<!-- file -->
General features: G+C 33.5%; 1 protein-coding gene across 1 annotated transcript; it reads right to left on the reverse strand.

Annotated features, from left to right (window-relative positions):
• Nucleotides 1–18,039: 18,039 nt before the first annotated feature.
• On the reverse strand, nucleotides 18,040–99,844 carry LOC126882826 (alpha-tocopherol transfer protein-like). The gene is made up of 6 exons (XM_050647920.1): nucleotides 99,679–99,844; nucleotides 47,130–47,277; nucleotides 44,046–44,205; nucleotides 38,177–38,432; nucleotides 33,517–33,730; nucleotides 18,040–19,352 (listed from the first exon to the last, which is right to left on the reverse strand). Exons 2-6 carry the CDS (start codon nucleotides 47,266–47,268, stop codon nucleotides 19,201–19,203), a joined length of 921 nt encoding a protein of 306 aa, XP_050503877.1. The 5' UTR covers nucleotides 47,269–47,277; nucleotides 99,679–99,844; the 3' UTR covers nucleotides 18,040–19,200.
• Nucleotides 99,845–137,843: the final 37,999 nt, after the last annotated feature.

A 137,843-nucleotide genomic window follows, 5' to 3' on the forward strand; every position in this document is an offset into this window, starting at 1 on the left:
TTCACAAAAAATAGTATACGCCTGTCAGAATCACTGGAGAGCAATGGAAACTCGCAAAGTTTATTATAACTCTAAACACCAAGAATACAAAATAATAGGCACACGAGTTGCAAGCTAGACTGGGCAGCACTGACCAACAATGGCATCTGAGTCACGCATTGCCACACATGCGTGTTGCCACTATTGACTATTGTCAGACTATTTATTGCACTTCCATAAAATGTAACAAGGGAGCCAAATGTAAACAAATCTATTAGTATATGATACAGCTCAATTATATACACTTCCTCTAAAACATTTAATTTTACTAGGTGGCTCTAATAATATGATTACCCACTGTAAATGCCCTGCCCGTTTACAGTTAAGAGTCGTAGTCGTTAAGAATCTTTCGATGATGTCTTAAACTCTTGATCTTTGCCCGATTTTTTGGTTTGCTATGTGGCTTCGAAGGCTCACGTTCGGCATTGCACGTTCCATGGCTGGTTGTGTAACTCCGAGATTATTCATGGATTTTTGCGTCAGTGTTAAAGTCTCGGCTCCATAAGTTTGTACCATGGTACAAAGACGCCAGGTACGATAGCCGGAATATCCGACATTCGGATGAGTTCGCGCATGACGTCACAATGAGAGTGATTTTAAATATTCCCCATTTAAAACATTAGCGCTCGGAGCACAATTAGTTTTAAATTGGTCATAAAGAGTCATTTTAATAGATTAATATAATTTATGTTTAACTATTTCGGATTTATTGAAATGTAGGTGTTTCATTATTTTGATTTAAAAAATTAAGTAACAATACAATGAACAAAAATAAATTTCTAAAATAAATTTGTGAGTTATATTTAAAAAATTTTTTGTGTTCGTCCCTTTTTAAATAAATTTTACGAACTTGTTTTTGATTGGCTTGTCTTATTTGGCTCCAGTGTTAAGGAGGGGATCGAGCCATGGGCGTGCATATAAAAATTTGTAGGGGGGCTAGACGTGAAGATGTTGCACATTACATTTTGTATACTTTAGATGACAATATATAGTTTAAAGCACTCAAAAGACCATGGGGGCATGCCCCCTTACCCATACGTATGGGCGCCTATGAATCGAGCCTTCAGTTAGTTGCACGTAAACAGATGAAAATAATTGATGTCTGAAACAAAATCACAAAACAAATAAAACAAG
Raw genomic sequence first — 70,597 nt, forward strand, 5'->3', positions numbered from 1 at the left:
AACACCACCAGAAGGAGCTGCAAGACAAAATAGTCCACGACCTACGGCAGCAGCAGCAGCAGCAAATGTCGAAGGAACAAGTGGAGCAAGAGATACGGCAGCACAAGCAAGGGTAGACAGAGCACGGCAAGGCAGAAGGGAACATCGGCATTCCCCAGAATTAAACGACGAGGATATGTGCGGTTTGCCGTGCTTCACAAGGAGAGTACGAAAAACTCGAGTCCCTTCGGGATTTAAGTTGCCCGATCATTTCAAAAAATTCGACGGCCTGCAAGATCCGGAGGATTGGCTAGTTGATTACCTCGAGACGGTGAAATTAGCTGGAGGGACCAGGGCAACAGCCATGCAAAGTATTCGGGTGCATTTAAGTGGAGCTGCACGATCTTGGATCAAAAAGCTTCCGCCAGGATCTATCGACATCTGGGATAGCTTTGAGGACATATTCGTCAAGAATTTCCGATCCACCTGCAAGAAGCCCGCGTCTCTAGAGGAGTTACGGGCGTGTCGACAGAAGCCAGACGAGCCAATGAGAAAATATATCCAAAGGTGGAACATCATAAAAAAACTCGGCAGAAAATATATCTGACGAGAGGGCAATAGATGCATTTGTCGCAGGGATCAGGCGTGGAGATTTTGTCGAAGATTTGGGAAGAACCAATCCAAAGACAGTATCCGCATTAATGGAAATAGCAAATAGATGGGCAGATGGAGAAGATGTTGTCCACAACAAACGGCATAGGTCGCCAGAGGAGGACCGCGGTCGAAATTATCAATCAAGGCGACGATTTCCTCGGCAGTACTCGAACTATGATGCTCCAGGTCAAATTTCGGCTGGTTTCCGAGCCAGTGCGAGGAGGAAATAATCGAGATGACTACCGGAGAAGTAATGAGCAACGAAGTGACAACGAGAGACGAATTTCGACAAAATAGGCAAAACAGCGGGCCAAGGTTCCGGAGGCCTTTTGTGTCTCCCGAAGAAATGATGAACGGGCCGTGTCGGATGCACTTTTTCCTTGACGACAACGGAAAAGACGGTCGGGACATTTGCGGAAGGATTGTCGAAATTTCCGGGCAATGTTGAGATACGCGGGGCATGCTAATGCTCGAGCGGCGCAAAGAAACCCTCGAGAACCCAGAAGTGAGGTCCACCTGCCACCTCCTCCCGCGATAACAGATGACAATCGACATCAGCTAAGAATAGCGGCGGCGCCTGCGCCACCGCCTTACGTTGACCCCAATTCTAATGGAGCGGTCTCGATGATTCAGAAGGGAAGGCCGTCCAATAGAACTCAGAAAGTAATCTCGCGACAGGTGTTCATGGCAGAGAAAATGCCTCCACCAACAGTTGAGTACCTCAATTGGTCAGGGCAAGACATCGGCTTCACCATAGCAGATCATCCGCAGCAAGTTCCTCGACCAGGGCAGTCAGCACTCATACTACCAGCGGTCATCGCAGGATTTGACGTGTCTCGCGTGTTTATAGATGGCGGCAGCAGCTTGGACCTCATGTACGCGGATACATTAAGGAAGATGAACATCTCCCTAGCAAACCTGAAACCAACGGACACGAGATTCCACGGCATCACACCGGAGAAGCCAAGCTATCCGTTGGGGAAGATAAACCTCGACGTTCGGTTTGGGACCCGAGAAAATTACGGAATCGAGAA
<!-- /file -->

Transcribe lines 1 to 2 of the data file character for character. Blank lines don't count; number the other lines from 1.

General features: G+C 33.5%; 1 protein-coding gene across 1 annotated transcript; it reads right to left on the reverse strand.

Annotated features, from left to right (window-relative positions):